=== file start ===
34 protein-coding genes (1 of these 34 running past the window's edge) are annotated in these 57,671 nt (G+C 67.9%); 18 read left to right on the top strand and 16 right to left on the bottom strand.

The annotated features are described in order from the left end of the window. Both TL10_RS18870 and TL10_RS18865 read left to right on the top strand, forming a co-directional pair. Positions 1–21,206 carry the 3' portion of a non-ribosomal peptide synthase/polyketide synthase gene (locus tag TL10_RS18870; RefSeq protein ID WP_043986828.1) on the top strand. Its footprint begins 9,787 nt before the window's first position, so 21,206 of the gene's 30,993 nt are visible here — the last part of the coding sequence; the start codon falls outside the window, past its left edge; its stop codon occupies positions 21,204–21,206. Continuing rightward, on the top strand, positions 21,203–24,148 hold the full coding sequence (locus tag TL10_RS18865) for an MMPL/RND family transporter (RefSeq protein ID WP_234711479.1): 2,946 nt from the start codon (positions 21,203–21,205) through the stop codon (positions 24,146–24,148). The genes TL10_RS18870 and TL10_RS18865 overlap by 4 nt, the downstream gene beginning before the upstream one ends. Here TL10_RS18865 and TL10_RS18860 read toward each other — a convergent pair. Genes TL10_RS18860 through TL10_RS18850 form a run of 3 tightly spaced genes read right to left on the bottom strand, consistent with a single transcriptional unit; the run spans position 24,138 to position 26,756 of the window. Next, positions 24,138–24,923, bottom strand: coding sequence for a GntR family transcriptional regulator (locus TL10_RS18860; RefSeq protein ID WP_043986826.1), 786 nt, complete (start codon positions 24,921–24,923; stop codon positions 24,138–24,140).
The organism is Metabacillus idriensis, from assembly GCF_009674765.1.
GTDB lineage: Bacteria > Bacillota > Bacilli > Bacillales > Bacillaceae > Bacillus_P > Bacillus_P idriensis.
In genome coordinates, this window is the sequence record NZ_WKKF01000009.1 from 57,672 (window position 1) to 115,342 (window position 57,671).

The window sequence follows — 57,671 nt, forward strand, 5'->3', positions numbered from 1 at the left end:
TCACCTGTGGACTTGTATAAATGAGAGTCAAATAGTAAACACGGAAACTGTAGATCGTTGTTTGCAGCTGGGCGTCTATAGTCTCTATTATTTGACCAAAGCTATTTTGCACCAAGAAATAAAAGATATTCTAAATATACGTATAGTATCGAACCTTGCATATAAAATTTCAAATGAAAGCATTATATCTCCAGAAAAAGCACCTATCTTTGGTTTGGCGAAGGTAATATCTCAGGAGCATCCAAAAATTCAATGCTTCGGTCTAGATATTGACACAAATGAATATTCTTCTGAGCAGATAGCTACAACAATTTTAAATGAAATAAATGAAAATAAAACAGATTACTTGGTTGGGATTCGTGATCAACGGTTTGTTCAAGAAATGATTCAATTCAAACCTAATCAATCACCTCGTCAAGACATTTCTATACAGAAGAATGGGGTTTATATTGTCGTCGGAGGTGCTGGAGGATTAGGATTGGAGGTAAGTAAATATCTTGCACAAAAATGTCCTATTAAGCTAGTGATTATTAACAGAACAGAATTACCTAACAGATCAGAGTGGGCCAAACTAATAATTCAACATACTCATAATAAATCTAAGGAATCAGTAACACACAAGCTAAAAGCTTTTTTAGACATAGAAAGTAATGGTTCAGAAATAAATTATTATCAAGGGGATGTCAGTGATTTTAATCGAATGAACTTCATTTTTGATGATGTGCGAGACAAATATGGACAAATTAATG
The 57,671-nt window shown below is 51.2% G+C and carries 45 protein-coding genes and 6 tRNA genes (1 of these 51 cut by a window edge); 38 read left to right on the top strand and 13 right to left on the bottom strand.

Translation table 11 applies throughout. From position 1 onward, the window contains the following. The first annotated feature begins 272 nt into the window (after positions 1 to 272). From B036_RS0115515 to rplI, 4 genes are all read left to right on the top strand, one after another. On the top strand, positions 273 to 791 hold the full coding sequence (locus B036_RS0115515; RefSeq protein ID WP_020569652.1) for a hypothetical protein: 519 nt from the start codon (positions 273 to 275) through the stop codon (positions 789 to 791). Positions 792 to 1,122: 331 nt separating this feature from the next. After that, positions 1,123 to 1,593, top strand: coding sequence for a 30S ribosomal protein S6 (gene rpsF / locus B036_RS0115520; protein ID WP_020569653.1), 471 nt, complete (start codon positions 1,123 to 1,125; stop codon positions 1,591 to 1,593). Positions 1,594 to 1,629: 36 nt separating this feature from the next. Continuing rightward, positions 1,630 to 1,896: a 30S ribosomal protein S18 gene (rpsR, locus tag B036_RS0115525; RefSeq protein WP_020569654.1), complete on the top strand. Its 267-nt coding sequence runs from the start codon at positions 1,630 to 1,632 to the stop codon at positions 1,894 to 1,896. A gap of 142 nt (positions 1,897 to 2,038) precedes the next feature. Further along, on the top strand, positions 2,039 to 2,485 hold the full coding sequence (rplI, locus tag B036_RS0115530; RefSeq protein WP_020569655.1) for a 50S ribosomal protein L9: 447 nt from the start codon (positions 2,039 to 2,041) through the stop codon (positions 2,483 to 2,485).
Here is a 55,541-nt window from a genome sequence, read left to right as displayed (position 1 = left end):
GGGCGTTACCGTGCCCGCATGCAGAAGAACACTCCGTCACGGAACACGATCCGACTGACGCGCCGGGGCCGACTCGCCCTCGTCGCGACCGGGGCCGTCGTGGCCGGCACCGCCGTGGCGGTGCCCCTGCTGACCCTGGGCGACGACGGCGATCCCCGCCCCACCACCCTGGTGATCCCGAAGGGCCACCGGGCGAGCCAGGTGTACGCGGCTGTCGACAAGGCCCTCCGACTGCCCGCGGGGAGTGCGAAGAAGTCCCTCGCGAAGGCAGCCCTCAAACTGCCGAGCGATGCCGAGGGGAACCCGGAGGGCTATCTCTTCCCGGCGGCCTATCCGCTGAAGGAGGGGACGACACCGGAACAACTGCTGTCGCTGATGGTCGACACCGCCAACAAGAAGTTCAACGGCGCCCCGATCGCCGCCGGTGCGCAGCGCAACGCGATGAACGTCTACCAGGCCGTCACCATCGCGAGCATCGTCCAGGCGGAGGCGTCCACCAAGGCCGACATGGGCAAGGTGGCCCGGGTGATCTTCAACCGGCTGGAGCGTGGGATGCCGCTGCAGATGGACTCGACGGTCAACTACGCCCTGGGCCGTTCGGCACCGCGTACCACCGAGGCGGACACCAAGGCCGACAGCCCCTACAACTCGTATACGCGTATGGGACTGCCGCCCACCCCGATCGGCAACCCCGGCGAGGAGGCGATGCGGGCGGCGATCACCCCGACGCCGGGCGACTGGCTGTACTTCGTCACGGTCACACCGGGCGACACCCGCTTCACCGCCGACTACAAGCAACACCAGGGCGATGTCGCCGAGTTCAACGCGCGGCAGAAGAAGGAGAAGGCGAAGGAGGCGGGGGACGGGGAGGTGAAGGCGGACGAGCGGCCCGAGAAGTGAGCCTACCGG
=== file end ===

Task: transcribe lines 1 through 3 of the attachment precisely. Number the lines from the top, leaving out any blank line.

34 protein-coding genes (1 of these 34 running past the window's edge) are annotated in these 57,671 nt (G+C 67.9%); 18 read left to right on the top strand and 16 right to left on the bottom strand.

The annotated features are described in order from the left end of the window. Both TL10_RS18870 and TL10_RS18865 read left to right on the top strand, forming a co-directional pair. Positions 1–21,206 carry the 3' portion of a non-ribosomal peptide synthase/polyketide synthase gene (locus tag TL10_RS18870; RefSeq protein ID WP_043986828.1) on the top strand. Its footprint begins 9,787 nt before the window's first position, so 21,206 of the gene's 30,993 nt are visible here — the last part of the coding sequence; the start codon falls outside the window, past its left edge; its stop codon occupies positions 21,204–21,206. Continuing rightward, on the top strand, positions 21,203–24,148 hold the full coding sequence (locus tag TL10_RS18865) for an MMPL/RND family transporter (RefSeq protein ID WP_234711479.1): 2,946 nt from the start codon (positions 21,203–21,205) through the stop codon (positions 24,146–24,148). The genes TL10_RS18870 and TL10_RS18865 overlap by 4 nt, the downstream gene beginning before the upstream one ends. Here TL10_RS18865 and TL10_RS18860 read toward each other — a convergent pair. Genes TL10_RS18860 through TL10_RS18850 form a run of 3 tightly spaced genes read right to left on the bottom strand, consistent with a single transcriptional unit; the run spans position 24,138 to position 26,756 of the window. Next, positions 24,138–24,923, bottom strand: coding sequence for a GntR family transcriptional regulator (locus TL10_RS18860; RefSeq protein ID WP_043986826.1), 786 nt, complete (start codon positions 24,921–24,923; stop codon positions 24,138–24,140).
The organism is Metabacillus idriensis, from assembly GCF_009674765.1.